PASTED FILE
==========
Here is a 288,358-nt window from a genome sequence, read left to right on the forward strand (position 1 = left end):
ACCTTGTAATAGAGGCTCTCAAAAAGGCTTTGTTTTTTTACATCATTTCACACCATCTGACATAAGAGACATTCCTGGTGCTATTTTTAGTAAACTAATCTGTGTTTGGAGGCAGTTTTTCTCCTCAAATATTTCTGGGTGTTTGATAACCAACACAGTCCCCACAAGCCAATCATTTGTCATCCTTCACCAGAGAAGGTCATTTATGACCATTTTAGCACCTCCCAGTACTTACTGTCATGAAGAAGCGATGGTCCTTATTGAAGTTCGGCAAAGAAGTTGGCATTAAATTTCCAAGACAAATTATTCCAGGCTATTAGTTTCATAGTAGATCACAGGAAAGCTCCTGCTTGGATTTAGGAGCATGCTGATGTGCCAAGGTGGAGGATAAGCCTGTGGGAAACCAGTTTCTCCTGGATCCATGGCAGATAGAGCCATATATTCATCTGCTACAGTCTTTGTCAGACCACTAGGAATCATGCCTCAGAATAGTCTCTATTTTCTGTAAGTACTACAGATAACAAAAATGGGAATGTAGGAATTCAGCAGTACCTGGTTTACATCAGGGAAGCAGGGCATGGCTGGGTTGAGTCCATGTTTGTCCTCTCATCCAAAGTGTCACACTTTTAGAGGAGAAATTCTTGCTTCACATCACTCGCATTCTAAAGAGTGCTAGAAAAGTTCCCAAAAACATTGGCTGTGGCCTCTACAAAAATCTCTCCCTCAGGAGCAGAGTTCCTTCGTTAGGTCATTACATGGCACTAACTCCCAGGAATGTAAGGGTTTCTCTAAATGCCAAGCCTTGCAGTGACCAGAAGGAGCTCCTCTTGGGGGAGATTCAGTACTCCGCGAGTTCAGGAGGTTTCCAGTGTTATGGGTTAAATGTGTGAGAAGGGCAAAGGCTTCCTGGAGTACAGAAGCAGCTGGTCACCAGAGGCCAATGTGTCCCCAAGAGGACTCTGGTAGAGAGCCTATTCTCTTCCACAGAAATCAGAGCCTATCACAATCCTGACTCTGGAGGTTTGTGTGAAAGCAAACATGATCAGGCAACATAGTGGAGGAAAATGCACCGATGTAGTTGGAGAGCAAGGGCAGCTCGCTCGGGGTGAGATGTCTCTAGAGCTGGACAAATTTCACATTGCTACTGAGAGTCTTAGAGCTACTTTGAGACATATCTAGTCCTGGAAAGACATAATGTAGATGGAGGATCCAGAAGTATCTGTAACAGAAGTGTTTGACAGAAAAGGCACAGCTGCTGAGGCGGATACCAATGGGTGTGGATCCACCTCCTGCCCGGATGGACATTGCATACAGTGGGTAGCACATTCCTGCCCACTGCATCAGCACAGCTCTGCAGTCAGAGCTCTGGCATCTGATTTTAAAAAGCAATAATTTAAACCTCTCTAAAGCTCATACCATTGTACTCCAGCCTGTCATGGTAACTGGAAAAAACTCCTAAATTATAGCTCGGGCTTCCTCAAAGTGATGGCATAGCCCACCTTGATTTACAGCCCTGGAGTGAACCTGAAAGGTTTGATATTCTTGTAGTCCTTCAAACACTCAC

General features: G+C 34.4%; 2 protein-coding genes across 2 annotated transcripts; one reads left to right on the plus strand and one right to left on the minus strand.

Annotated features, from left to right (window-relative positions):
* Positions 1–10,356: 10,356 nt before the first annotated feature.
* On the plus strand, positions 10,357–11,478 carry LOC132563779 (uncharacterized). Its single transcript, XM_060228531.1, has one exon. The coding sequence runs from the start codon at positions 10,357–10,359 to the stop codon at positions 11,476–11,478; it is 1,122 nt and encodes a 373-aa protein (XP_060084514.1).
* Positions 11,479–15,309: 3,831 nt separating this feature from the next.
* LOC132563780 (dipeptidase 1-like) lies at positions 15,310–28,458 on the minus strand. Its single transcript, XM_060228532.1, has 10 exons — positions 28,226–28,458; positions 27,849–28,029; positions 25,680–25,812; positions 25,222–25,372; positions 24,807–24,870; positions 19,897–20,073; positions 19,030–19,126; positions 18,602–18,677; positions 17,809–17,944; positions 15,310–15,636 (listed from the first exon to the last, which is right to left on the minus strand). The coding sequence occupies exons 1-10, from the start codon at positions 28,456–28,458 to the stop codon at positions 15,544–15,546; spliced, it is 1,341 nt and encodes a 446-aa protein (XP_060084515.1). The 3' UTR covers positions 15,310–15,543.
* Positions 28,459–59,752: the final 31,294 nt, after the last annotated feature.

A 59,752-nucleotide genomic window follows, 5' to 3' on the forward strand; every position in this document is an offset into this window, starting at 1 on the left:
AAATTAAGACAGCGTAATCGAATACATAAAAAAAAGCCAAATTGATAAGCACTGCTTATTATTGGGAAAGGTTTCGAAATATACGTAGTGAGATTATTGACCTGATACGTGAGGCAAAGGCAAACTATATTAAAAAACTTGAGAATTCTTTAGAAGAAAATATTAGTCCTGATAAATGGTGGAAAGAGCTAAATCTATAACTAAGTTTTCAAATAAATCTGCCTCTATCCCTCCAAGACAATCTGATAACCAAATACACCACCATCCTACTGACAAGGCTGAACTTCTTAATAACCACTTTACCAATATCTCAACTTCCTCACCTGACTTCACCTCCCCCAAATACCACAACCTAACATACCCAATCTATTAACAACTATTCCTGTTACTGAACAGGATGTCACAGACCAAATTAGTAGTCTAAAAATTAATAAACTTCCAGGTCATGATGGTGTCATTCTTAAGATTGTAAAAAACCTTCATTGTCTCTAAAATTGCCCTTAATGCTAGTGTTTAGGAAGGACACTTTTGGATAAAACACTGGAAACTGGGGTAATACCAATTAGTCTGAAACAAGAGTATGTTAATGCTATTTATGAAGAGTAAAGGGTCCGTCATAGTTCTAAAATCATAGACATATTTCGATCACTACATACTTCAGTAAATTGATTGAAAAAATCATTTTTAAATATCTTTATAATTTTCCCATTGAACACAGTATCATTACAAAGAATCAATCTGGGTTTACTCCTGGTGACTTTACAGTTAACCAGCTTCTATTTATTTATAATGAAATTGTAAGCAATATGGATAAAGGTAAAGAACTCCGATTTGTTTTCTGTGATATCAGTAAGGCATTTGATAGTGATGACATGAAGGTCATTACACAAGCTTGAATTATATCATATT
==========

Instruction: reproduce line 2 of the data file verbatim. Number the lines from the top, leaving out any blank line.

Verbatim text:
ACCTTGTAATAGAGGCTCTCAAAAAGGCTTTGTTTTTTTACATCATTTCACACCATCTGACATAAGAGACATTCCTGGTGCTATTTTTAGTAAACTAATCTGTGTTTGGAGGCAGTTTTTCTCCTCAAATATTTCTGGGTGTTTGATAACCAACACAGTCCCCACAAGCCAATCATTTGTCATCCTTCACCAGAGAAGGTCATTTATGACCATTTTAGCACCTCCCAGTACTTACTGTCATGAAGAAGCGATGGTCCTTATTGAAGTTCGGCAAAGAAGTTGGCATTAAATTTCCAAGACAAATTATTCCAGGCTATTAGTTTCATAGTAGATCACAGGAAAGCTCCTGCTTGGATTTAGGAGCATGCTGATGTGCCAAGGTGGAGGATAAGCCTGTGGGAAACCAGTTTCTCCTGGATCCATGGCAGATAGAGCCATATATTCATCTGCTACAGTCTTTGTCAGACCACTAGGAATCATGCCTCAGAATAGTCTCTATTTTCTGTAAGTACTACAGATAACAAAAATGGGAATGTAGGAATTCAGCAGTACCTGGTTTACATCAGGGAAGCAGGGCATGGCTGGGTTGAGTCCATGTTTGTCCTCTCATCCAAAGTGTCACACTTTTAGAGGAGAAATTCTTGCTTCACATCACTCGCATTCTAAAGAGTGCTAGAAAAGTTCCCAAAAACATTGGCTGTGGCCTCTACAAAAATCTCTCCCTCAGGAGCAGAGTTCCTTCGTTAGGTCATTACATGGCACTAACTCCCAGGAATGTAAGGGTTTCTCTAAATGCCAAGCCTTGCAGTGACCAGAAGGAGCTCCTCTTGGGGGAGATTCAGTACTCCGCGAGTTCAGGAGGTTTCCAGTGTTATGGGTTAAATGTGTGAGAAGGGCAAAGGCTTCCTGGAGTACAGAAGCAGCTGGTCACCAGAGGCCAATGTGTCCCCAAGAGGACTCTGGTAGAGAGCCTATTCTCTTCCACAGAAATCAGAGCCTATCACAATCCTGACTCTGGAGGTTTGTGTGAAAGCAAACATGATCAGGCAACATAGTGGAGGAAAATGCACCGATGTAGTTGGAGAGCAAGGGCAGCTCGCTCGGGGTGAGATGTCTCTAGAGCTGGACAAATTTCACATTGCTACTGAGAGTCTTAGAGCTACTTTGAGACATATCTAGTCCTGGAAAGACATAATGTAGATGGAGGATCCAGAAGTATCTGTAACAGAAGTGTTTGACAGAAAAGGCACAGCTGCTGAGGCGGATACCAATGGGTGTGGATCCACCTCCTGCCCGGATGGACATTGCATACAGTGGGTAGCACATTCCTGCCCACTGCATCAGCACAGCTCTGCAGTCAGAGCTCTGGCATCTGATTTTAAAAAGCAATAATTTAAACCTCTCTAAAGCTCATACCATTGTACTCCAGCCTGTCATGGTAACTGGAAAAAACTCCTAAATTATAGCTCGGGCTTCCTCAAAGTGATGGCATAGCCCACCTTGATTTACAGCCCTGGAGTGAACCTGAAAGGTTTGATATTCTTGTAGTCCTTCAAACACTCAC